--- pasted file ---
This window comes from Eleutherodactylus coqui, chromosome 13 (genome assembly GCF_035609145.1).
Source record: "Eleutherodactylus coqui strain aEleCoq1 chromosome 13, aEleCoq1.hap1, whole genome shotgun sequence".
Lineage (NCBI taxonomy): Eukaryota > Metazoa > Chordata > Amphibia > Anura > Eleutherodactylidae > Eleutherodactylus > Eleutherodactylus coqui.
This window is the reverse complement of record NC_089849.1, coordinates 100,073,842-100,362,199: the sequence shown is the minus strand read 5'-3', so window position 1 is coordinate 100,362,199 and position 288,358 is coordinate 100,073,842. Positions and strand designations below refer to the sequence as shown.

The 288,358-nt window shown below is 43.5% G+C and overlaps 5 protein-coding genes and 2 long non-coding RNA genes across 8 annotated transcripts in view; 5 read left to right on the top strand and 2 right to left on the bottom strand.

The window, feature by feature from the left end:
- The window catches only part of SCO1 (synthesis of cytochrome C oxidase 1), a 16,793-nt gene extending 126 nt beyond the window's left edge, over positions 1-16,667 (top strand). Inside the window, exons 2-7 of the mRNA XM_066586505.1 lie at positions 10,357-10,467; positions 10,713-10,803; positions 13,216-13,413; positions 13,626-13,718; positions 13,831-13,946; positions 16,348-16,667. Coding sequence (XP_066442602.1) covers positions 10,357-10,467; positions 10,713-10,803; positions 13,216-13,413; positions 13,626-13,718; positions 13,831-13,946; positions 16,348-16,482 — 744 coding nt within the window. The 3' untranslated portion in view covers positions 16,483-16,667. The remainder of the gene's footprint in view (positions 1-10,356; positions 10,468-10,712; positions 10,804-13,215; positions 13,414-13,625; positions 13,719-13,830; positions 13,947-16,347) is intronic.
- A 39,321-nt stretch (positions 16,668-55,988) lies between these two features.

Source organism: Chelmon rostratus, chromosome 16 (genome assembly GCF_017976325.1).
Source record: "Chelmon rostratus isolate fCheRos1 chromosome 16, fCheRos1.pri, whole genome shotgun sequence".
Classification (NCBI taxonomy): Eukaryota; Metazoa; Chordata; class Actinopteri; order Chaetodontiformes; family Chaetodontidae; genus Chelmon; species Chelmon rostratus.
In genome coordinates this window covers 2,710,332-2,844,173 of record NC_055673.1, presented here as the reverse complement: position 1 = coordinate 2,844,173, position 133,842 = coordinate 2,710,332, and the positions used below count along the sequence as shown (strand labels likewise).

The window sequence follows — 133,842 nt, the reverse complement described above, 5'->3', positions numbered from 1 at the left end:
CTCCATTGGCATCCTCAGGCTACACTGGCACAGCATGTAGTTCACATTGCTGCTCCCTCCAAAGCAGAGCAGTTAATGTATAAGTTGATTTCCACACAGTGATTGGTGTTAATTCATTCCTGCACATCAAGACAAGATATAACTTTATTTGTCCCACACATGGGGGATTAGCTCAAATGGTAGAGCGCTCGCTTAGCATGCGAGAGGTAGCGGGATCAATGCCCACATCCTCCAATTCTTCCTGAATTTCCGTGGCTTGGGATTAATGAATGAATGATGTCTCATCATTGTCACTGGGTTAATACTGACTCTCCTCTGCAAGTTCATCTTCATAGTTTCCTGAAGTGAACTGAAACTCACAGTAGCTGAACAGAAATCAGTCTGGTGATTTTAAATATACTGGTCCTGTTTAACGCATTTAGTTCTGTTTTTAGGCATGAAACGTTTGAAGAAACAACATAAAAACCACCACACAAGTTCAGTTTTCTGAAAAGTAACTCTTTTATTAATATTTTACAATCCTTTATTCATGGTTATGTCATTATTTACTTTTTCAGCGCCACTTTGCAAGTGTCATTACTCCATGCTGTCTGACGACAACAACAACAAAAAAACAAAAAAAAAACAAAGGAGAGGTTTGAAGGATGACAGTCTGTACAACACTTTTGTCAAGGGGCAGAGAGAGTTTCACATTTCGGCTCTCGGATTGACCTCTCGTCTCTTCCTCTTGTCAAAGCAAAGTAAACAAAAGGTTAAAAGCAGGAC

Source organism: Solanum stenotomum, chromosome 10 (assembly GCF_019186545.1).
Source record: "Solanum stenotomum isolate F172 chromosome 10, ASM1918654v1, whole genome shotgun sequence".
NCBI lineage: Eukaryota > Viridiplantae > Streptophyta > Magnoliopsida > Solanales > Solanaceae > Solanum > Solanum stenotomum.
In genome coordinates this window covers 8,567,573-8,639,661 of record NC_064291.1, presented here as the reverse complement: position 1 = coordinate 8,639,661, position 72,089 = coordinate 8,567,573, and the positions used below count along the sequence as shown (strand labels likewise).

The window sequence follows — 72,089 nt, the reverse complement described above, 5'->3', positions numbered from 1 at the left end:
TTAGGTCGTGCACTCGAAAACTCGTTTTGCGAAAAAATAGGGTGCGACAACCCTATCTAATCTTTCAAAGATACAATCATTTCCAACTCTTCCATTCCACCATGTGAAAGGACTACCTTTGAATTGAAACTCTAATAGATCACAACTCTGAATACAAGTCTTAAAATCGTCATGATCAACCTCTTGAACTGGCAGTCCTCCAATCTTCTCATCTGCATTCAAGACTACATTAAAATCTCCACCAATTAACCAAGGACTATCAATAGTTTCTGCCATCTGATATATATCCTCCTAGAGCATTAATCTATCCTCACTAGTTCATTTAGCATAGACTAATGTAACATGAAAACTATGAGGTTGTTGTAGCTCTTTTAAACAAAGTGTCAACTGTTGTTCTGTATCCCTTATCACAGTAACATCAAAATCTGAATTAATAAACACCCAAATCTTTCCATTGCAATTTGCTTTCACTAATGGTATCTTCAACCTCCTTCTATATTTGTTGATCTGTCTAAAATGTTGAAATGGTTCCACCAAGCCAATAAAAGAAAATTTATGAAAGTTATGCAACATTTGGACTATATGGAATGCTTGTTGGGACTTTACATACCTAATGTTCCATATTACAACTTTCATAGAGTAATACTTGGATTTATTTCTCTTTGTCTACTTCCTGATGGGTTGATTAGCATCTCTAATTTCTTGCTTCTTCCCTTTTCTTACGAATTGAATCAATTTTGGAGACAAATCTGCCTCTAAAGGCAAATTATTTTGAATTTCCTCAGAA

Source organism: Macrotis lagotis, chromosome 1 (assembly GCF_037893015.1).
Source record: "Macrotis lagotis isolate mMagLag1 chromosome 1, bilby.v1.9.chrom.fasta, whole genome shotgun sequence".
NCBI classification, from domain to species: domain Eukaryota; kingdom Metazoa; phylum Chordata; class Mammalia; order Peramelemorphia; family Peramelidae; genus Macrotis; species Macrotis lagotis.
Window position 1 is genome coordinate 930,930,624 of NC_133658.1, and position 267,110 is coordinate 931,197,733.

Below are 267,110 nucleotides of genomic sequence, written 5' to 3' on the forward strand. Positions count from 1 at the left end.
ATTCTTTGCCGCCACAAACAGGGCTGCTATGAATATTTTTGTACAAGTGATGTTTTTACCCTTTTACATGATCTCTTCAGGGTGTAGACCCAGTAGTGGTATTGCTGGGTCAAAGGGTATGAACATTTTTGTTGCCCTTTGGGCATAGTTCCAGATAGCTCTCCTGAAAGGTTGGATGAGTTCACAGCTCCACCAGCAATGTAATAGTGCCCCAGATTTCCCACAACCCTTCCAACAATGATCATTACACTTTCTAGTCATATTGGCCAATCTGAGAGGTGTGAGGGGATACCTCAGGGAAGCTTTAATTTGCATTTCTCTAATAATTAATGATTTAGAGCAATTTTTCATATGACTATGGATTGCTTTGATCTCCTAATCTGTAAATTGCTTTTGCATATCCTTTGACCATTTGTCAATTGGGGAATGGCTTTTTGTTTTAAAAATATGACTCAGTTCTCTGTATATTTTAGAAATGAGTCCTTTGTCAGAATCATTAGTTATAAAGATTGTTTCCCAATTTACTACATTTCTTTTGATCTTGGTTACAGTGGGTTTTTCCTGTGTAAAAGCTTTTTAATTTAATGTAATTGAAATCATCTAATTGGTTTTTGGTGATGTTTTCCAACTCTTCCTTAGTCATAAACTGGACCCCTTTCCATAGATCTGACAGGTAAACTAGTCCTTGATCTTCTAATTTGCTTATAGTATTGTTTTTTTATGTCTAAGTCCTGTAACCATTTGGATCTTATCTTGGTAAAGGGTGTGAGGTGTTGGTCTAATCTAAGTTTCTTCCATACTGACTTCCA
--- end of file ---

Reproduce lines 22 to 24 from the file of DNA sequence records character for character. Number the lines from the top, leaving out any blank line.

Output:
Source record: "Macrotis lagotis isolate mMagLag1 chromosome 1, bilby.v1.9.chrom.fasta, whole genome shotgun sequence".
NCBI classification, from domain to species: domain Eukaryota; kingdom Metazoa; phylum Chordata; class Mammalia; order Peramelemorphia; family Peramelidae; genus Macrotis; species Macrotis lagotis.
Window position 1 is genome coordinate 930,930,624 of NC_133658.1, and position 267,110 is coordinate 931,197,733.